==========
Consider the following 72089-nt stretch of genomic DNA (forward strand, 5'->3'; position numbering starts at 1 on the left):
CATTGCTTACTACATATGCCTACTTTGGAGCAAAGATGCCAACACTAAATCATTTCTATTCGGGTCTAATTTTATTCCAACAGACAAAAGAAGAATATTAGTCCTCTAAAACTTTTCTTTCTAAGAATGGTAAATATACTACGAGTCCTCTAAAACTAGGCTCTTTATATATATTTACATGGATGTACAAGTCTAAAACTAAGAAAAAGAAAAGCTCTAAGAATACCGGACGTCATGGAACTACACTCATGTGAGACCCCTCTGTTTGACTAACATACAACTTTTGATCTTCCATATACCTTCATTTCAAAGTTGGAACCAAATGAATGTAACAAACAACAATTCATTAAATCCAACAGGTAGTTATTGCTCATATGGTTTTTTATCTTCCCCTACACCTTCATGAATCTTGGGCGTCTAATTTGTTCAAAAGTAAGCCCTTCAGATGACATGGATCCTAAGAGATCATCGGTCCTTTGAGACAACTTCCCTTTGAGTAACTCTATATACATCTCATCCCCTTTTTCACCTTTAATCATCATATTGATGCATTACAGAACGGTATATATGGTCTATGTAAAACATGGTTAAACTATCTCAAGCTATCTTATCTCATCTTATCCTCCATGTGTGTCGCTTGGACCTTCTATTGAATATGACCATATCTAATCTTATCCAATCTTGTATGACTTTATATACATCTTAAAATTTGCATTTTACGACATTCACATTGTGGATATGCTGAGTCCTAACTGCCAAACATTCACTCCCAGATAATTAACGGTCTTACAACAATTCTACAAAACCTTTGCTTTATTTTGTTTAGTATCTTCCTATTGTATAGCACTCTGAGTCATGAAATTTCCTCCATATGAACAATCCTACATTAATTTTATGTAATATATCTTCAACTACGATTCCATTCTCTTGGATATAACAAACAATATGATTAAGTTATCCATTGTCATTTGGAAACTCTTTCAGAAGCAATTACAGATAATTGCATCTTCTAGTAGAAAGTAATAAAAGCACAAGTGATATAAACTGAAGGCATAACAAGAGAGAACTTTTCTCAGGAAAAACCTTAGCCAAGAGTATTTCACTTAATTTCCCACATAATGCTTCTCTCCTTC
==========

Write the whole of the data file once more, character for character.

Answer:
Consider the following 72089-nt stretch of genomic DNA (forward strand, 5'->3'; position numbering starts at 1 on the left):
CATTGCTTACTACATATGCCTACTTTGGAGCAAAGATGCCAACACTAAATCATTTCTATTCGGGTCTAATTTTATTCCAACAGACAAAAGAAGAATATTAGTCCTCTAAAACTTTTCTTTCTAAGAATGGTAAATATACTACGAGTCCTCTAAAACTAGGCTCTTTATATATATTTACATGGATGTACAAGTCTAAAACTAAGAAAAAGAAAAGCTCTAAGAATACCGGACGTCATGGAACTACACTCATGTGAGACCCCTCTGTTTGACTAACATACAACTTTTGATCTTCCATATACCTTCATTTCAAAGTTGGAACCAAATGAATGTAACAAACAACAATTCATTAAATCCAACAGGTAGTTATTGCTCATATGGTTTTTTATCTTCCCCTACACCTTCATGAATCTTGGGCGTCTAATTTGTTCAAAAGTAAGCCCTTCAGATGACATGGATCCTAAGAGATCATCGGTCCTTTGAGACAACTTCCCTTTGAGTAACTCTATATACATCTCATCCCCTTTTTCACCTTTAATCATCATATTGATGCATTACAGAACGGTATATATGGTCTATGTAAAACATGGTTAAACTATCTCAAGCTATCTTATCTCATCTTATCCTCCATGTGTGTCGCTTGGACCTTCTATTGAATATGACCATATCTAATCTTATCCAATCTTGTATGACTTTATATACATCTTAAAATTTGCATTTTACGACATTCACATTGTGGATATGCTGAGTCCTAACTGCCAAACATTCACTCCCAGATAATTAACGGTCTTACAACAATTCTACAAAACCTTTGCTTTATTTTGTTTAGTATCTTCCTATTGTATAGCACTCTGAGTCATGAAATTTCCTCCATATGAACAATCCTACATTAATTTTATGTAATATATCTTCAACTACGATTCCATTCTCTTGGATATAACAAACAATATGATTAAGTTATCCATTGTCATTTGGAAACTCTTTCAGAAGCAATTACAGATAATTGCATCTTCTAGTAGAAAGTAATAAAAGCACAAGTGATATAAACTGAAGGCATAACAAGAGAGAACTTTTCTCAGGAAAAACCTTAGCCAAGAGTATTTCACTTAATTTCCCACATAATGCTTCTCTCCTTC